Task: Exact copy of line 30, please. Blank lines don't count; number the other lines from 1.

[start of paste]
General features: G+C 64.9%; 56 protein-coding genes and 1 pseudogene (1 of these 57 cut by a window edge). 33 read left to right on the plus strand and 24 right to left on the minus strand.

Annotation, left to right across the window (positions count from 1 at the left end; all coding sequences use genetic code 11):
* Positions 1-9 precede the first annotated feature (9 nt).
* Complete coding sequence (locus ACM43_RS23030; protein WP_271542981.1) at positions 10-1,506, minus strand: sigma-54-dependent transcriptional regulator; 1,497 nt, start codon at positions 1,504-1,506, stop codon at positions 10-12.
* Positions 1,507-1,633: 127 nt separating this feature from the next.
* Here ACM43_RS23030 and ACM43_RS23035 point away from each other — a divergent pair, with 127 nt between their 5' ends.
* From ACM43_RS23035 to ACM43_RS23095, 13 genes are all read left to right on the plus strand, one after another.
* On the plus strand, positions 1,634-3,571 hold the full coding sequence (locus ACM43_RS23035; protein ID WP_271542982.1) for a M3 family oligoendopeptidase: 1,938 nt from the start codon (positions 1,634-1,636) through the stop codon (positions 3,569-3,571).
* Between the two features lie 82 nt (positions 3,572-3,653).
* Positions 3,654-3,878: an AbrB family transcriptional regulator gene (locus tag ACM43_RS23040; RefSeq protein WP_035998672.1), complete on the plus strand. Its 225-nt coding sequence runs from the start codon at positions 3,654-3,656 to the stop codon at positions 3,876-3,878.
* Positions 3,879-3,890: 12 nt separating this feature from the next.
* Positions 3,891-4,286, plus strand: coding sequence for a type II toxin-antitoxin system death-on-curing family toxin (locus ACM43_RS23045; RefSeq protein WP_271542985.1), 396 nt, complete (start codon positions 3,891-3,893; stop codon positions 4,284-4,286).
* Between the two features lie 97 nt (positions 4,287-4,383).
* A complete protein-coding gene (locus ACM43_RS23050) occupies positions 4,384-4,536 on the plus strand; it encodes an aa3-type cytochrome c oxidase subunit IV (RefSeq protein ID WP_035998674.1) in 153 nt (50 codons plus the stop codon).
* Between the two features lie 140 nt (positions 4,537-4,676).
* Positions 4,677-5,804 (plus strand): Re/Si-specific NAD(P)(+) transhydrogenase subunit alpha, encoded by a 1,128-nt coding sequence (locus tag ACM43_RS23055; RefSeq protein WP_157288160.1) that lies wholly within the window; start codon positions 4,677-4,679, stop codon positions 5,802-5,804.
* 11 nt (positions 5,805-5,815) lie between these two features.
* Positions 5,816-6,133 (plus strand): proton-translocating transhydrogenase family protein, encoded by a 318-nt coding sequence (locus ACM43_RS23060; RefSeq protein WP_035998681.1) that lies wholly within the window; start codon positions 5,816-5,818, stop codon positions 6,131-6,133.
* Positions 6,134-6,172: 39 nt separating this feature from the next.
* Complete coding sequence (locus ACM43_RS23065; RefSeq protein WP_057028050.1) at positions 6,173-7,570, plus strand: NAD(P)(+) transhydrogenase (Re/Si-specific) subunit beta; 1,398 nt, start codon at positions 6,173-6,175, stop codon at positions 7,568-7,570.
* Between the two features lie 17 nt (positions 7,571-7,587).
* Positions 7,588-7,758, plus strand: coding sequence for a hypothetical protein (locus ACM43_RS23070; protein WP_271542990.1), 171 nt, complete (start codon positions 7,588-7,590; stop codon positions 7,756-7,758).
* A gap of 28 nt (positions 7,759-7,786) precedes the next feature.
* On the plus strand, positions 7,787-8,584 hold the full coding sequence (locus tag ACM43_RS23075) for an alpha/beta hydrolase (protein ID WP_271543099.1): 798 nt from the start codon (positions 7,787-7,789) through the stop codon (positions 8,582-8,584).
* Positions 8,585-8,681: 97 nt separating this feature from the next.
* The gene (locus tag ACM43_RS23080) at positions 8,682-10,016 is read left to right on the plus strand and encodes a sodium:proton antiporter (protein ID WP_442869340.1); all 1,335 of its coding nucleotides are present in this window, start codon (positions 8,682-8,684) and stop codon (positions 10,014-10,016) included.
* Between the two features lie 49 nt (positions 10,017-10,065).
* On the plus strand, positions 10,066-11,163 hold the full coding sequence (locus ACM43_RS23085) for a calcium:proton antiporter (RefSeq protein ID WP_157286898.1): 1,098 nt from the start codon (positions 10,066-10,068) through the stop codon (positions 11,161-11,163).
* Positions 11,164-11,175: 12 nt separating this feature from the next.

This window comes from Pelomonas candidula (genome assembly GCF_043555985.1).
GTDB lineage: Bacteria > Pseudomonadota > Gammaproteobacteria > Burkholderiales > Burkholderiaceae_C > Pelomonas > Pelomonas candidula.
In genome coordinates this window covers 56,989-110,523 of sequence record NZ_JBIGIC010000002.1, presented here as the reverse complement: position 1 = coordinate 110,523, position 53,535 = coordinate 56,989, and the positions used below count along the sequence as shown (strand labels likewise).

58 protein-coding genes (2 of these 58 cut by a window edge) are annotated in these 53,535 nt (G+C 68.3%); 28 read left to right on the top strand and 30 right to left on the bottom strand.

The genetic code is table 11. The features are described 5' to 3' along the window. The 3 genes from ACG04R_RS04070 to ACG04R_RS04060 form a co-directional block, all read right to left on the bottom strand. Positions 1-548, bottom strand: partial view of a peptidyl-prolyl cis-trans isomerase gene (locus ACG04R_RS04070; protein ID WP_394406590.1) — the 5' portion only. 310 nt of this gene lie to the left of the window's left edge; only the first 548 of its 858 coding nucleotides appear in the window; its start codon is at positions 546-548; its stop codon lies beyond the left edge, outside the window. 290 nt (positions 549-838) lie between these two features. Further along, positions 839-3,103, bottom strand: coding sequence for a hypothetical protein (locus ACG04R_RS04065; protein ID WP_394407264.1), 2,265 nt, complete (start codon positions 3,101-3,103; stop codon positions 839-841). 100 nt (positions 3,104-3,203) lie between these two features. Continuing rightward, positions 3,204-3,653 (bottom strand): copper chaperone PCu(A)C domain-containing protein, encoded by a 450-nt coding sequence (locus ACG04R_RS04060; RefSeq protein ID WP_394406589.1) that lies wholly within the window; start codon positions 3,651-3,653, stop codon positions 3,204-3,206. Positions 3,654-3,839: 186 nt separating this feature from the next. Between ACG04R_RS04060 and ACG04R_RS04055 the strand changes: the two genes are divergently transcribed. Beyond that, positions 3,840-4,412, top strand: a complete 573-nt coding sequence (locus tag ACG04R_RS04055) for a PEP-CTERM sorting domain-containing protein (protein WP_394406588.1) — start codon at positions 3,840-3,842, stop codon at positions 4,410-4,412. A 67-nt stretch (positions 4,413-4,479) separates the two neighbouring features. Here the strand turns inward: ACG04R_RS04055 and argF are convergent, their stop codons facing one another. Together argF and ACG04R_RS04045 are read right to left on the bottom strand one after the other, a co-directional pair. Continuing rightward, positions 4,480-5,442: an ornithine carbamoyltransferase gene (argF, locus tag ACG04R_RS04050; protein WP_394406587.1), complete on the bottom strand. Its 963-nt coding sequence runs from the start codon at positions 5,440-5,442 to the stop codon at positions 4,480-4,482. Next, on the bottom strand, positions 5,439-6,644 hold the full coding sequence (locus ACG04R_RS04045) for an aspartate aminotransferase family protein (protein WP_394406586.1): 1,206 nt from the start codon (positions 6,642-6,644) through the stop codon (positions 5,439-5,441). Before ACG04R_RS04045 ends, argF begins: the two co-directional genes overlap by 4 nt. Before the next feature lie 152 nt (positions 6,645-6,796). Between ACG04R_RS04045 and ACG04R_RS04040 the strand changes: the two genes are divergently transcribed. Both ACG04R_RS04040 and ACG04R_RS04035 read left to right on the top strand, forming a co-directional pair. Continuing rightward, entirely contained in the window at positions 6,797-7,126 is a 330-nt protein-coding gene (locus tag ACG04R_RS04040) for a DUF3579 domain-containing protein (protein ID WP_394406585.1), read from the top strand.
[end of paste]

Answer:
This window comes from Pelomonas candidula (genome assembly GCF_043555985.1).